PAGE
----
Brandwatch for Agencies
Technologies / Tools: Pen & Paper; Axure; Citrix GoToMeeting
Challenges: Remote working with dev team; Deep understanding of unfamiliar user needs
Learnings: Fundamental user research; Empathy for different target groups; Continuous user testing
Brandwatch Analytics is a platform that serves many different needs and has therefore by nature different target groups. One of these target groups are agencies, which use Brandwatch as a tool for their client services. Since agencies work with many different clients, they need an interface to easily manage and administrate them. They need an at-a-glance overview as well as in-depth monitoring about performance and usage. The goal of the Brandwatch for Agencies project was to develop this administration tool.
We started the discovery phase to get a better understanding of how users who have to manage many clients use Brandwatch Analytics at the moment. This meant, we were not only focussing on external agencies, but also on internal account managers as well as our support teams.
To get the most insights as possible e decided on a two-pronged user research. I developed three sets of questions, according to the user-group and send them out as questionnaires to external clients, account managers and the support teams.
Furthermore I conducted multiple user-interviews with users from the different target groups. The interviews happened after the initial results from the questionnaire, so we could phrase the questions around the first insights from the questionnaires. The evaluation of the questionnaires and the interviews happened in close collaboration with the development team lead as well as the product manager.
From the evaluation we were able to frame the problem area and to identify the user needs. We definied potential approaches and scoped the project. There were two most prominent issues for agency users as well as internal clients had. One was the lack of a client-specific detail view to track and manage usage of clients. The second was an easy way to switch between Clients and Projects within the application. We decided to use these two aspects as the foundational goals for the success of the project. Based on the project scope and the approaches we started the creative part of the ideation phase. I did a lot of sketching of potential solutions to serve the identified needs.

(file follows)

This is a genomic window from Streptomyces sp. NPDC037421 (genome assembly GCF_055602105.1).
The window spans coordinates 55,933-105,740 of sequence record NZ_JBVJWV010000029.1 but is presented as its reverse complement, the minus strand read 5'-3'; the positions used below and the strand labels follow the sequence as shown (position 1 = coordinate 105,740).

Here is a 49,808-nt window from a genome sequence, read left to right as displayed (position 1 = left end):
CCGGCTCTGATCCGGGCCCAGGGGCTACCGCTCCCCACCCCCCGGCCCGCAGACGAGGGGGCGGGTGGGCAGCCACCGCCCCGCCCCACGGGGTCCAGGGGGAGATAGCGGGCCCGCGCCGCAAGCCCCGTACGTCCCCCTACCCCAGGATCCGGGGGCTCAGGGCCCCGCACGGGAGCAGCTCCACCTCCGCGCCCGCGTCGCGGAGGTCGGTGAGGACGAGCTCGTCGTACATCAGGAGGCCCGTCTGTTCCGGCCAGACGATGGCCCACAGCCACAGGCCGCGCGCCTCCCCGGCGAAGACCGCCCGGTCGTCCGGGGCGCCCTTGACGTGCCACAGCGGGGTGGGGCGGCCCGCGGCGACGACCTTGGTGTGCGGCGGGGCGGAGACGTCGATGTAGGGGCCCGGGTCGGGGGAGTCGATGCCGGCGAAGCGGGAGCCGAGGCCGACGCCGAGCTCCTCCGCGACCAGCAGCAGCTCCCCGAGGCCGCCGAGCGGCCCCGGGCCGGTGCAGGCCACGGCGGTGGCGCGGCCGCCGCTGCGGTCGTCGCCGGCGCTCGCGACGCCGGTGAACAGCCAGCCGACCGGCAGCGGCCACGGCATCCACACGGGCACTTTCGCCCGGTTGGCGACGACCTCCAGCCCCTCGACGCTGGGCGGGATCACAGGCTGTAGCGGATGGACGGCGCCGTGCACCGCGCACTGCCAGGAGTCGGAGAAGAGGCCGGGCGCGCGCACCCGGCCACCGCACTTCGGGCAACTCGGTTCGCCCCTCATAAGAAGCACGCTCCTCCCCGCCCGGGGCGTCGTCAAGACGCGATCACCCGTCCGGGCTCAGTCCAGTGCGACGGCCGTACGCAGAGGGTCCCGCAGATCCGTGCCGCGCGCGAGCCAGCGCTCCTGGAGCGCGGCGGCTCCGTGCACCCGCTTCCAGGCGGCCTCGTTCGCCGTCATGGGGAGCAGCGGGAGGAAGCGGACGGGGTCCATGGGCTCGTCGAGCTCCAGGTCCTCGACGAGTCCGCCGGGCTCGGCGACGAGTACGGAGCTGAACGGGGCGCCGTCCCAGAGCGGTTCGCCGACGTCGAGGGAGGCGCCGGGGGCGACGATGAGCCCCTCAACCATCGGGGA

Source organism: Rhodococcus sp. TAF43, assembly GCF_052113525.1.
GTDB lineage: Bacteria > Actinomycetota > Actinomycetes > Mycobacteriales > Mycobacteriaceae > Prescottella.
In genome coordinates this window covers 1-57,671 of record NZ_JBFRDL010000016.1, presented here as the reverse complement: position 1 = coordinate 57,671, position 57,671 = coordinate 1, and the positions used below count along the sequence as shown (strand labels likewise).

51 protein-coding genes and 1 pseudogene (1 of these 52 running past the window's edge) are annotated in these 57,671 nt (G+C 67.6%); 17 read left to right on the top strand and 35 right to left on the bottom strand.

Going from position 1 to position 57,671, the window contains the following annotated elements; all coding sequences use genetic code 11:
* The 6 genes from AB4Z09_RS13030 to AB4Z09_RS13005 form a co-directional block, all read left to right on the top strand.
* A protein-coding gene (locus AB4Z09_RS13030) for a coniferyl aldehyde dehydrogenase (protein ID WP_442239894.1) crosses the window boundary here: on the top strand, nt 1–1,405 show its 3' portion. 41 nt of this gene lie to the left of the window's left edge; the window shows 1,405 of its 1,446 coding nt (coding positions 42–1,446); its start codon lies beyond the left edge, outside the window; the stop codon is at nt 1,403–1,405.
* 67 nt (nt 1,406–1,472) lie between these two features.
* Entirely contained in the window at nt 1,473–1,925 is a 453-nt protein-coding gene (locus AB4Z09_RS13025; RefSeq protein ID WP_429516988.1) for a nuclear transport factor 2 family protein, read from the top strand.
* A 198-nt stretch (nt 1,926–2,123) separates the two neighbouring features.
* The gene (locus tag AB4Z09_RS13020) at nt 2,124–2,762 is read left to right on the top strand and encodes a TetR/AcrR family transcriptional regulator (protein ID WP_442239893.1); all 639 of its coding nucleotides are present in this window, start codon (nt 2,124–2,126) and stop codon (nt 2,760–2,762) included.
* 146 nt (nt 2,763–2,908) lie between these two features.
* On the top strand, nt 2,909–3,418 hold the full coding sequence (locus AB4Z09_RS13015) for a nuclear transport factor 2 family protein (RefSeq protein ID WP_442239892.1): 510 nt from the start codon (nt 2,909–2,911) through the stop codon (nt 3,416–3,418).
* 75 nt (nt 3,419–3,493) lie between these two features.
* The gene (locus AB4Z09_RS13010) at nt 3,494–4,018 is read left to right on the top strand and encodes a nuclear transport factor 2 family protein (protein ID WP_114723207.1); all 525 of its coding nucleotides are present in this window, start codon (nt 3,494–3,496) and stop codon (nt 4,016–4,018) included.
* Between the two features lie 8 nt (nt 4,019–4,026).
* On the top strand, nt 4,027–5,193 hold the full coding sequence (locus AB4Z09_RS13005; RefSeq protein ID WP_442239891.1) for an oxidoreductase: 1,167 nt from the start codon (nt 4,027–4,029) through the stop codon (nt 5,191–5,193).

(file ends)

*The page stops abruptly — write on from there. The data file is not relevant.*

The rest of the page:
The ideas were discussed in the whole team to check technical feasibility as well as business value. In frequent and regular feedback sessions we evaluated ideas, iterated on them developed them further. This was especially challenging, since the rest of my development team was located in Brighton/UK, whereas I was sitting in Stuttgart/Germany. But we quickly adapted to this situation and established a vivid, open and embedded feedback cycle. It was important to involve the whole team tight from the beginning to obtain everyones views, ideas but also concerns.
Some promising ideas emerged and evolved and the back-end developers could already start to implement architectural and pricing changes to the platform. Based on the ideas I started to develop wireframes and lo-fi prototypes. These were used in stakeholder demos as well as first user tests to get also feedback from outside the team as early as possible.
Wireframes and Lo-Fi prototypes
This early and regular feedback enabled us to iterate and improve on a fast and steady pace. There was no time wasted in building more complex, interactive prototypes or even any real product until we we sure that we would build the right product.
Once we were certain that we nailed the core concept of the feature, I started to slowly increase the fidelity of the prototypes. More and more interactivity and actual visual design went into the Axure prototype. A Brandwatch specific UI library for Axure helped me to quickly build prototypes which look and feel similar to our real application.
Evolution of the prototypes
Based on the validated wireframes and information architecture the front-end developers could also start building the core structure of the feature, knowing and confident that we were going into the right direction. This not only reduced the amount of waste we created, but also boosted the morale of the whole team. We tested and iterated on the feature with internal as well as external candidates to continually validate our approaches or adapt if necessary and learn from our findings.